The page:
A study published in Health Affairs found that the time lost reporting on quality measures costs medical practices around $15.4 billion annually. The time spent reporting on quality costs practices around $40,069 per physician each year, with 80% of practices saying that time spent on quality reporting has increased over the last three years.
The study compared 1,000 practices across four specialties: cardiology, orthopedics, primary care, and multispecialty. Researchers found that a single physician generates about 15.1 hours’ worth of quality data per week. Physicians typically spent 2.6 hours doing quality measure reporting, with the rest falling to staff. A majority of the work was data entry. How much time a physician personally spent each week on quality measures varied between primary care physicians (3.9 hours), multispecialty physicians (3.0 hours), cardiologists (1.7 hours), and orthopedists (1.1 hours).
“There is much to gain from quality measurement, but the current system is far from being efficient and contributes to negative physician attitudes toward quality measures,” the authors wrote.
Most healthcare insurers have their own unique quality measure sets and reporting methods. However, this is expected to change with the recent CMS announcement of new nationally accepted core quality measures, which are currently being phased in by CMS and 70% of private insurers.
CMS and a consortium of health organizations and insurers on February 16 revealed a new agreement to create a nationally accepted set of quality measures for hospitals and physicians. The agency said the new measure sets will improve consumer decision-making, value-based payment and purchasing, reduce the variability in measure selection, and decrease the collection burden and cost for providers.
“In the U.S. healthcare system, where we are moving to measure and pay for quality, patients and care providers deserve a uniform approach to measure quality,” acting CMS Administrator Andy Slavitt said in a news release. “This agreement today will reduce unnecessary burden for physicians and accelerate the country’s movement to better quality.”
CMS has been working with members of the Core Quality Measures Collaborative (CQMC) on the seven measure sets, with links to the new measures included below:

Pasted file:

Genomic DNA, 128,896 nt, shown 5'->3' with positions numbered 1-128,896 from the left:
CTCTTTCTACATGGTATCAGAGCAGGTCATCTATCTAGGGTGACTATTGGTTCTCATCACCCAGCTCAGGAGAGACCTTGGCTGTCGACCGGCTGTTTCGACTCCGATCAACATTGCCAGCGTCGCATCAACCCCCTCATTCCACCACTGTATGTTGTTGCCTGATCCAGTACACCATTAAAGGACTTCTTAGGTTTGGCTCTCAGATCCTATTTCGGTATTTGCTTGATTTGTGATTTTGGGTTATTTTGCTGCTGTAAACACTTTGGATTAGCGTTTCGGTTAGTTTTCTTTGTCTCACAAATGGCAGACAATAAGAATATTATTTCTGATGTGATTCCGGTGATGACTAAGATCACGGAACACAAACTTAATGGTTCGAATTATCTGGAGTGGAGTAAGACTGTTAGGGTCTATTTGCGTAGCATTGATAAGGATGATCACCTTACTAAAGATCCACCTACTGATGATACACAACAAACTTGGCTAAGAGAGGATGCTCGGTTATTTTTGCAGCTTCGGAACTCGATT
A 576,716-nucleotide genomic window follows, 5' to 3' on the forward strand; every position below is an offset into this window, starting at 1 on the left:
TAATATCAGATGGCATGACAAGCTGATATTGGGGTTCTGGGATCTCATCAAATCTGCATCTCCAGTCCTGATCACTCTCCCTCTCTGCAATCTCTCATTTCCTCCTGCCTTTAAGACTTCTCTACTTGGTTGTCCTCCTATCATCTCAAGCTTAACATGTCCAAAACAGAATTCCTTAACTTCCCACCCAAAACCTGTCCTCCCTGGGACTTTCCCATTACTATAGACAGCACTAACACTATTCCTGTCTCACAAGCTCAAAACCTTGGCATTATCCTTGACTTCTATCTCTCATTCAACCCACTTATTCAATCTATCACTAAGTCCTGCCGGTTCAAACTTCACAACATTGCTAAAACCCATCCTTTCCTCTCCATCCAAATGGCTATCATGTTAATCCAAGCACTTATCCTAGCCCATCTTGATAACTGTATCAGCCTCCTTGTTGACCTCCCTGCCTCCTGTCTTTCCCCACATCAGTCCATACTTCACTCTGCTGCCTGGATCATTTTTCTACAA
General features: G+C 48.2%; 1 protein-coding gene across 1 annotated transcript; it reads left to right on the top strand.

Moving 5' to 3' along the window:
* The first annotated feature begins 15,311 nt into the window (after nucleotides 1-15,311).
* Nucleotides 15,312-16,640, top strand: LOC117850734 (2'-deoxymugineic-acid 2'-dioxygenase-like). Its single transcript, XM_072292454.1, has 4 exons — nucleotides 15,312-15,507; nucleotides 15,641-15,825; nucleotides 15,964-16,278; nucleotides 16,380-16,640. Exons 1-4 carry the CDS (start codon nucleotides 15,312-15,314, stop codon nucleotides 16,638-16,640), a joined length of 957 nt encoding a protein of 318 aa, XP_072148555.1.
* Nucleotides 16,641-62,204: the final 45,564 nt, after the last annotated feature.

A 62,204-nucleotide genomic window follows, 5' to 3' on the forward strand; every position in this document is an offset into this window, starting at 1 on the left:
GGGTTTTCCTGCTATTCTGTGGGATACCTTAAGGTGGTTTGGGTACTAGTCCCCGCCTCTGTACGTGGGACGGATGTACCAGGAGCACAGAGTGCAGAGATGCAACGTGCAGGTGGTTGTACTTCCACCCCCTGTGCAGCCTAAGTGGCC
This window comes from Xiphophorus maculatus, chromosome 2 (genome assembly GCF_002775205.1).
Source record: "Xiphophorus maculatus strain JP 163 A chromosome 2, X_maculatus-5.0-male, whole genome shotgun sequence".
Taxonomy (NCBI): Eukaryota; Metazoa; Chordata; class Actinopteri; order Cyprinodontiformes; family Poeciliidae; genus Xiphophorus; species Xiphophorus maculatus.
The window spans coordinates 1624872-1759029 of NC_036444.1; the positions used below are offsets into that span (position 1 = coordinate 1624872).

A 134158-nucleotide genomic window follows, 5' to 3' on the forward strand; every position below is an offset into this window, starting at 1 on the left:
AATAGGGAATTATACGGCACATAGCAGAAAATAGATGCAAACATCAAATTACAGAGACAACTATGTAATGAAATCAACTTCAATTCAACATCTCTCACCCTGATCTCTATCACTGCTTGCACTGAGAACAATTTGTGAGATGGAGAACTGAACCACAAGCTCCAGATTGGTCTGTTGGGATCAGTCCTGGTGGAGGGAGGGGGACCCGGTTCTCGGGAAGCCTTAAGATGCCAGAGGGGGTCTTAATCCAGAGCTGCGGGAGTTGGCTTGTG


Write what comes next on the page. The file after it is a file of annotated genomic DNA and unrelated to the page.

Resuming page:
- Accountable Care Organizations (ACO), Patient Centered Medical Homes (PCMH), and Primary Care
- HIV and Hepatitis C
- Medical Oncology
- Obstetrics and Gynecology
CMS says the promotion of evidence-based measurement will help patients, consumers, and physicians. Some of the CQMC members now recognizing the new measures include:
- America’s Health Insurance Plans, Inc.
- BlueCross BlueShield Association;
- Kaiser Permanente
- The American Academy of Family Physicians
- The American Medical Association
- The National Partnership for Women and Families
- The National Quality Forum
- United Health Insurance
The Joint Commission just released its annual report on improving quality and safety in 3,300 American hospitals. The report recognizes 1,043 hospitals as the best facilities in the “Top Performer on Key Quality Measures” program. Within that group, 23 hospitals collected and reported data on seven or more core measure sets in 2014 and were named top performers in all of those areas.
The Joint Commission shows its results as “composites,” or the sum of all the accountability measures and steps taken to meet certain measure sets. This is the first year the accreditor had data on its new tobacco treatment and substance use measure sets, reporting tobacco measure compliance at 75.8% and substance use at 58.2%. The report found that the most improved area was perinatal care, which jumped from a composite score of 74.1% in 2013 to 96.3% in 2014.
However, only 80.3% of accredited hospitals that received a total composite score greater than 95% this year. This marks a 0.8% decrease from the prior year, which the report claims is due to hospitals adjusting to the new tobacco treatment and substance use measure sets.